bank, and does not exist at the Fed at all.

      Misunderstanding what reserves and capital are and how they are accounted
      for is a fundamental error in macroeconomics. It also explains why banks
      aren’t making loans, nor is there any inflation, even though reserve accounts
      are so swollen. Reserves are for payment settlement, not loan enablement,
      so excess reserves have no impact on anything (except letting banks really
      really settle payments).

      The reserves are there for SETTLEMENT PURPOSES or interbank lending.
      That’s it.

      In fact, reserves, functionally, are nothing more than 1 day t bills.

      And, for all practical purposes, the difference between issuing 1 day t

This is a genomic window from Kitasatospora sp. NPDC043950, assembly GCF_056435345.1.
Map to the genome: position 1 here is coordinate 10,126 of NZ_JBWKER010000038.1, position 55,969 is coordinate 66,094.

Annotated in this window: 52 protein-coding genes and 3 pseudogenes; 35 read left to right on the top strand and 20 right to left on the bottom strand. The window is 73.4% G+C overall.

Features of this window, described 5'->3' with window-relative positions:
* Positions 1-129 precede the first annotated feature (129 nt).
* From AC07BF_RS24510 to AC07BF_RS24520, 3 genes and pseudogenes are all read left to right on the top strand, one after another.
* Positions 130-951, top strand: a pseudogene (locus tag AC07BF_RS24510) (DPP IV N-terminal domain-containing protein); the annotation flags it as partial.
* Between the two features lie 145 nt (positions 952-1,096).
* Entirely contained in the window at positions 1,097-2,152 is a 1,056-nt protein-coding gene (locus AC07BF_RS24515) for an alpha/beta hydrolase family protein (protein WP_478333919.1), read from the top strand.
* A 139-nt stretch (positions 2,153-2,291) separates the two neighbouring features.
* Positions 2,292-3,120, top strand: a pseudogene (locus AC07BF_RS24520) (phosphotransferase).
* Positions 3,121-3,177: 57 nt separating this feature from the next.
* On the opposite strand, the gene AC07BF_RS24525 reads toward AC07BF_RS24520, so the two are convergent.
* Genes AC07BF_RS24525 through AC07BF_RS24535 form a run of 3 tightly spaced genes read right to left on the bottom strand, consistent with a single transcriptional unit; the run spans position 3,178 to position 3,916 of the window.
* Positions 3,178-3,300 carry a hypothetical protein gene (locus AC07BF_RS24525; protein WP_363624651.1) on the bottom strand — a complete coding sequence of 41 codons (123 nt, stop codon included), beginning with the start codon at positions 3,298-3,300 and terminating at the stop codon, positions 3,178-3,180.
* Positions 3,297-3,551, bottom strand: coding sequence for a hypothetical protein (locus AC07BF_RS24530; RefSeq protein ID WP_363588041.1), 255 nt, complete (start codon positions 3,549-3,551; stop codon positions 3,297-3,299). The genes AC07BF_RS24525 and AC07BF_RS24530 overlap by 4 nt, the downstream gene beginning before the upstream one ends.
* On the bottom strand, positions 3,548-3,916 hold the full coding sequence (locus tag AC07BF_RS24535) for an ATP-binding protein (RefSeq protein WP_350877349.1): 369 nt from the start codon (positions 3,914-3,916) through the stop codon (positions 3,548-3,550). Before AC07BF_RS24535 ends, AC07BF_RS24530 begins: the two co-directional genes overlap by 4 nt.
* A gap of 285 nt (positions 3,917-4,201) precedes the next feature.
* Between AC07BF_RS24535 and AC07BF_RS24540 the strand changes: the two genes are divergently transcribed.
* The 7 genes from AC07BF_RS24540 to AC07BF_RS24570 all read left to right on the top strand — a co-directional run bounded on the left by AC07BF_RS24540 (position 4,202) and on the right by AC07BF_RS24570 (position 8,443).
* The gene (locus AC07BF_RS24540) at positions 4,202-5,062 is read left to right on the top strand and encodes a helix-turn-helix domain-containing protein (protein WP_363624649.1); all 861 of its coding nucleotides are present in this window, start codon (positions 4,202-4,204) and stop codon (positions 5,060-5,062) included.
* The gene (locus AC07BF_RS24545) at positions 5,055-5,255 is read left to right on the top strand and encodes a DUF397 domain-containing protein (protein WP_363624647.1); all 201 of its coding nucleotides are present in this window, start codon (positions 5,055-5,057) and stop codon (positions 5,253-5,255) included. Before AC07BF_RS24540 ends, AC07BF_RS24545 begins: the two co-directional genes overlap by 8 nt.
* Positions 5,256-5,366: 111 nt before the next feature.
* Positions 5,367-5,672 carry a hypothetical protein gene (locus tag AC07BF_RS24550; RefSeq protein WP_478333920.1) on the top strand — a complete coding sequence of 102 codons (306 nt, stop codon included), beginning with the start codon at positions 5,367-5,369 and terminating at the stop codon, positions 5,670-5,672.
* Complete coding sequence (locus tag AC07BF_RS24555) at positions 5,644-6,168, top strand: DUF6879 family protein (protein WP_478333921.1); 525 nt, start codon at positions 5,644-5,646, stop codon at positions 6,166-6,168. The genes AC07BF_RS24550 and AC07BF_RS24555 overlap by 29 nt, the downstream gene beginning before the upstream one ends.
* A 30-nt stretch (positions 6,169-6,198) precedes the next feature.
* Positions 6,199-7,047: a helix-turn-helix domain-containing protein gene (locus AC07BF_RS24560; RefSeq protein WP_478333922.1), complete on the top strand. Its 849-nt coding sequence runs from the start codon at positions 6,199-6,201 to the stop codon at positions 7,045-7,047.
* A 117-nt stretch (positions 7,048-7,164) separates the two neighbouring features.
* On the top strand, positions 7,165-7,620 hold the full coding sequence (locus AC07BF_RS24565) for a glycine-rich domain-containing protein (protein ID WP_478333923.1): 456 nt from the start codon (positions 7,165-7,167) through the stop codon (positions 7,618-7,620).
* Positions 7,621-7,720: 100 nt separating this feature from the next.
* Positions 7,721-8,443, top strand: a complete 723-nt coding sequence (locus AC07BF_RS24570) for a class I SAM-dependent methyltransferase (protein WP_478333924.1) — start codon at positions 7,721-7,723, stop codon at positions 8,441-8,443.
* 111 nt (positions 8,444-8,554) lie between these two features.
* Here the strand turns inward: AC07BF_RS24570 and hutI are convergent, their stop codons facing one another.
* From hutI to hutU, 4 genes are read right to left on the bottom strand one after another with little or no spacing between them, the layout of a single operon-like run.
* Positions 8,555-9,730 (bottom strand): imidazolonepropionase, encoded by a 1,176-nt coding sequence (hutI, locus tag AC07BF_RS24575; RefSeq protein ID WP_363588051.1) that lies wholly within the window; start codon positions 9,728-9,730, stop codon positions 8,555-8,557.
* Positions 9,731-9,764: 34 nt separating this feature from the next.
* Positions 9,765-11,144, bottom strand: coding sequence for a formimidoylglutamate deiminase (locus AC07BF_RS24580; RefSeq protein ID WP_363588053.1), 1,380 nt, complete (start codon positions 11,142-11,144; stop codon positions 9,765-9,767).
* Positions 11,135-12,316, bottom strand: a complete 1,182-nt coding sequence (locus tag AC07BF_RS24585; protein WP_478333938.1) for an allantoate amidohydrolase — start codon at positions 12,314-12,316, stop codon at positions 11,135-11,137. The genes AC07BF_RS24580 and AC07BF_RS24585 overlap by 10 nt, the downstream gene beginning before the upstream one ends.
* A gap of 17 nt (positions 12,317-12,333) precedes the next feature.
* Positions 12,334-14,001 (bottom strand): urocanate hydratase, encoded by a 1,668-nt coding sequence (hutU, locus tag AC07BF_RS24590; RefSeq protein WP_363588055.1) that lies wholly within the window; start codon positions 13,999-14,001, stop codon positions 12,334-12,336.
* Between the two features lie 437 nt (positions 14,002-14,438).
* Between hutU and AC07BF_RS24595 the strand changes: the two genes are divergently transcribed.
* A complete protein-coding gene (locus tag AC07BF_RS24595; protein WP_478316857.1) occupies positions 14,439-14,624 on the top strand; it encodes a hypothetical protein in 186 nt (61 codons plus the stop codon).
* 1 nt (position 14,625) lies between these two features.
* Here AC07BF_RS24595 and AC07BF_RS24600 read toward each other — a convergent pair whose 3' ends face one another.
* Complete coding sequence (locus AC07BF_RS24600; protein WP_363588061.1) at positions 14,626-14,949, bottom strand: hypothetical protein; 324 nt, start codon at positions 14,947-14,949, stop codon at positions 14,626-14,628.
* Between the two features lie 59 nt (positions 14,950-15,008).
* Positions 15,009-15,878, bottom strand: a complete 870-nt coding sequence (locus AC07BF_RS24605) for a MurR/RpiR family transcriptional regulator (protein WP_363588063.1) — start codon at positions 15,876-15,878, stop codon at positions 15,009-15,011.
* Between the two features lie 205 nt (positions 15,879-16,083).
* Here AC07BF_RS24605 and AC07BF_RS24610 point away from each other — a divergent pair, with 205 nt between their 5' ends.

bills and 3 month t bills is inconsequential.

      So since currently the shortest thing the Treasury issues are 3 mo bills,
      I can say that:

      QE- the Fed buying longer term treasury securities- is functionally
      identical for the economy to the Treasury having issued 3 month t bills instead
      of those longer term securities the Fed bought.

      Now the more tricky part.

      The yields on the approx. $13 trillion of various Treasury securities and
      reserve balances continuously gravitate towards what are called indifference
      levels.

      That means that for any given composition of reserve balances at the Fed
      and Treasury securities (also Fed accounts), there is a term structure of
      interest rates that adjusts to investor preferences at any given time.

      So, for example, with govt. providing investors with the combination of $2
      trillion in reserves and $11 trillion in various Treasury securities, the
      yield curve will reflect investor preferences given the current